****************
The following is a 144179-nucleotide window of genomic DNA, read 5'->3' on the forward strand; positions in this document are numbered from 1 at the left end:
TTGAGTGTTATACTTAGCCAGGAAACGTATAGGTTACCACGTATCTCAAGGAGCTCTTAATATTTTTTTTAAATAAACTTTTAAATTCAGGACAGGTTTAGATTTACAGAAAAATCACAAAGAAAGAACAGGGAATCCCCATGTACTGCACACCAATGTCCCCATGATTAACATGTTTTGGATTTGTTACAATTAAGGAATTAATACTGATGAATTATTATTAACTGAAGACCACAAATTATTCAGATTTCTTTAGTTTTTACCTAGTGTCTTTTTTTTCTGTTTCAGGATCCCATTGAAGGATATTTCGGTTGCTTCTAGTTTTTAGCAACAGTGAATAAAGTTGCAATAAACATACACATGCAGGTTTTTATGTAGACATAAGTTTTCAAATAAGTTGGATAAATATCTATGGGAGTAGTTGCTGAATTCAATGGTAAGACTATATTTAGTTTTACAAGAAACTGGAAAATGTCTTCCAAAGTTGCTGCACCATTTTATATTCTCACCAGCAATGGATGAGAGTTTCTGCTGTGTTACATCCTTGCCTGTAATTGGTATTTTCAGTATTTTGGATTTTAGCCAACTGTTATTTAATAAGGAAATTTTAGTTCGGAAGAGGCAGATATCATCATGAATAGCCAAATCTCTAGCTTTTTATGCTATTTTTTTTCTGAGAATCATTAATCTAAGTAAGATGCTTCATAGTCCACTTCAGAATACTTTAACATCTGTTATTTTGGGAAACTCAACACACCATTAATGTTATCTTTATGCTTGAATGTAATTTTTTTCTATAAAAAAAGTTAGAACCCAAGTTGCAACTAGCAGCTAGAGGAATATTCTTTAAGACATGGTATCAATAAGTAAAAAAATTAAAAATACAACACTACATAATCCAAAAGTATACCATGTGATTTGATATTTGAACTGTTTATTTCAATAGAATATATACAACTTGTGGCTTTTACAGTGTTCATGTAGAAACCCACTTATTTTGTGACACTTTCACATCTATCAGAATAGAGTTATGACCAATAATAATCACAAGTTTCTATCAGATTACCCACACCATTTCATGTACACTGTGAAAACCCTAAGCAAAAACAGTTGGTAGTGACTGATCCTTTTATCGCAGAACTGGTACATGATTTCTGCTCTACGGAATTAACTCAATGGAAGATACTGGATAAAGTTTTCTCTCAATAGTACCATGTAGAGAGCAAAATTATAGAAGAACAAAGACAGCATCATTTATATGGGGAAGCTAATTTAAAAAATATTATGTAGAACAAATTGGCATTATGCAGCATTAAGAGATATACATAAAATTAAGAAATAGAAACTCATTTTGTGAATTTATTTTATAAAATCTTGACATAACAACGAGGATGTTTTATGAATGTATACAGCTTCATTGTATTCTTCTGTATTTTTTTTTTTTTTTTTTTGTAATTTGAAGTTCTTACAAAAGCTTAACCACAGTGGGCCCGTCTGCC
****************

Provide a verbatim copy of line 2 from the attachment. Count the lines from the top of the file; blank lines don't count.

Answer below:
TTGAGTGTTATACTTAGCCAGGAAACGTATAGGTTACCACGTATCTCAAGGAGCTCTTAATATTTTTTTTAAATAAACTTTTAAATTCAGGACAGGTTTAGATTTACAGAAAAATCACAAAGAAAGAACAGGGAATCCCCATGTACTGCACACCAATGTCCCCATGATTAACATGTTTTGGATTTGTTACAATTAAGGAATTAATACTGATGAATTATTATTAACTGAAGACCACAAATTATTCAGATTTCTTTAGTTTTTACCTAGTGTCTTTTTTTTCTGTTTCAGGATCCCATTGAAGGATATTTCGGTTGCTTCTAGTTTTTAGCAACAGTGAATAAAGTTGCAATAAACATACACATGCAGGTTTTTATGTAGACATAAGTTTTCAAATAAGTTGGATAAATATCTATGGGAGTAGTTGCTGAATTCAATGGTAAGACTATATTTAGTTTTACAAGAAACTGGAAAATGTCTTCCAAAGTTGCTGCACCATTTTATATTCTCACCAGCAATGGATGAGAGTTTCTGCTGTGTTACATCCTTGCCTGTAATTGGTATTTTCAGTATTTTGGATTTTAGCCAACTGTTATTTAATAAGGAAATTTTAGTTCGGAAGAGGCAGATATCATCATGAATAGCCAAATCTCTAGCTTTTTATGCTATTTTTTTTCTGAGAATCATTAATCTAAGTAAGATGCTTCATAGTCCACTTCAGAATACTTTAACATCTGTTATTTTGGGAAACTCAACACACCATTAATGTTATCTTTATGCTTGAATGTAATTTTTTTCTATAAAAAAAGTTAGAACCCAAGTTGCAACTAGCAGCTAGAGGAATATTCTTTAAGACATGGTATCAATAAGTAAAAAAATTAAAAATACAACACTACATAATCCAAAAGTATACCATGTGATTTGATATTTGAACTGTTTATTTCAATAGAATATATACAACTTGTGGCTTTTACAGTGTTCATGTAGAAACCCACTTATTTTGTGACACTTTCACATCTATCAGAATAGAGTTATGACCAATAATAATCACAAGTTTCTATCAGATTACCCACACCATTTCATGTACACTGTGAAAACCCTAAGCAAAAACAGTTGGTAGTGACTGATCCTTTTATCGCAGAACTGGTACATGATTTCTGCTCTACGGAATTAACTCAATGGAAGATACTGGATAAAGTTTTCTCTCAATAGTACCATGTAGAGAGCAAAATTATAGAAGAACAAAGACAGCATCATTTATATGGGGAAGCTAATTTAAAAAATATTATGTAGAACAAATTGGCATTATGCAGCATTAAGAGATATACATAAAATTAAGAAATAGAAACTCATTTTGTGAATTTATTTTATAAAATCTTGACATAACAACGAGGATGTTTTATGAATGTATACAGCTTCATTGTATTCTTCTGTATTTTTTTTTTTTTTTTTTTGTAATTTGAAGTTCTTACAAAAGCTTAACCACAGTGGGCCCGTCTGCC